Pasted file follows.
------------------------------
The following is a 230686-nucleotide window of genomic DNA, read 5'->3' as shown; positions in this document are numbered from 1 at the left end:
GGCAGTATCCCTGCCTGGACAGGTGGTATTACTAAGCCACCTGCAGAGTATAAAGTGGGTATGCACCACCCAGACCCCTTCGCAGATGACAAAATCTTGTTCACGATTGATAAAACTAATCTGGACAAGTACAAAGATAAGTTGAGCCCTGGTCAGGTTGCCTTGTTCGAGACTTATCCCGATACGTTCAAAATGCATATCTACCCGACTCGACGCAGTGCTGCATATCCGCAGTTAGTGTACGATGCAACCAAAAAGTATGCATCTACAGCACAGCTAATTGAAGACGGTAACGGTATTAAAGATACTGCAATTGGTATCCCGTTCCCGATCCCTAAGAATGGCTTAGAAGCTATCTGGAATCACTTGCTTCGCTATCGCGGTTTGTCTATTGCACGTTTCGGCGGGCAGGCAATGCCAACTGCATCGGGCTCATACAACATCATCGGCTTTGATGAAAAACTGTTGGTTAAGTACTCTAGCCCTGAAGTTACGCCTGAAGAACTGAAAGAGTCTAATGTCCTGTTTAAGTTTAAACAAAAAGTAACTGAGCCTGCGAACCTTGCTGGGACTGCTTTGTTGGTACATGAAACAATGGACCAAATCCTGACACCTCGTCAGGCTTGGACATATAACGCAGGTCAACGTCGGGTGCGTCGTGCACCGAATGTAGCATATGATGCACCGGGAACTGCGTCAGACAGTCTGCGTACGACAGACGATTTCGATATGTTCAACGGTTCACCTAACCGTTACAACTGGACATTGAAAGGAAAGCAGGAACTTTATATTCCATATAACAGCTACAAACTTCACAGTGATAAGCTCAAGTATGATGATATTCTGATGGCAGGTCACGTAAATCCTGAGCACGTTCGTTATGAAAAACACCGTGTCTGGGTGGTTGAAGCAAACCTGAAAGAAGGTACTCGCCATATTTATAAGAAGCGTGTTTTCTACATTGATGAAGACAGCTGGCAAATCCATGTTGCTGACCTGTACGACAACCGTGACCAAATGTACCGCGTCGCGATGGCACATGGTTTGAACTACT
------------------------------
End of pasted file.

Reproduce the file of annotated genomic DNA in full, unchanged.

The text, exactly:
The following is a 230686-nucleotide window of genomic DNA, read 5'->3' as shown; positions in this document are numbered from 1 at the left end:
GGCAGTATCCCTGCCTGGACAGGTGGTATTACTAAGCCACCTGCAGAGTATAAAGTGGGTATGCACCACCCAGACCCCTTCGCAGATGACAAAATCTTGTTCACGATTGATAAAACTAATCTGGACAAGTACAAAGATAAGTTGAGCCCTGGTCAGGTTGCCTTGTTCGAGACTTATCCCGATACGTTCAAAATGCATATCTACCCGACTCGACGCAGTGCTGCATATCCGCAGTTAGTGTACGATGCAACCAAAAAGTATGCATCTACAGCACAGCTAATTGAAGACGGTAACGGTATTAAAGATACTGCAATTGGTATCCCGTTCCCGATCCCTAAGAATGGCTTAGAAGCTATCTGGAATCACTTGCTTCGCTATCGCGGTTTGTCTATTGCACGTTTCGGCGGGCAGGCAATGCCAACTGCATCGGGCTCATACAACATCATCGGCTTTGATGAAAAACTGTTGGTTAAGTACTCTAGCCCTGAAGTTACGCCTGAAGAACTGAAAGAGTCTAATGTCCTGTTTAAGTTTAAACAAAAAGTAACTGAGCCTGCGAACCTTGCTGGGACTGCTTTGTTGGTACATGAAACAATGGACCAAATCCTGACACCTCGTCAGGCTTGGACATATAACGCAGGTCAACGTCGGGTGCGTCGTGCACCGAATGTAGCATATGATGCACCGGGAACTGCGTCAGACAGTCTGCGTACGACAGACGATTTCGATATGTTCAACGGTTCACCTAACCGTTACAACTGGACATTGAAAGGAAAGCAGGAACTTTATATTCCATATAACAGCTACAAACTTCACAGTGATAAGCTCAAGTATGATGATATTCTGATGGCAGGTCACGTAAATCCTGAGCACGTTCGTTATGAAAAACACCGTGTCTGGGTGGTTGAAGCAAACCTGAAAGAAGGTACTCGCCATATTTATAAGAAGCGTGTTTTCTACATTGATGAAGACAGCTGGCAAATCCATGTTGCTGACCTGTACGACAACCGTGACCAAATGTACCGCGTCGCGATGGCACATGGTTTGAACTACT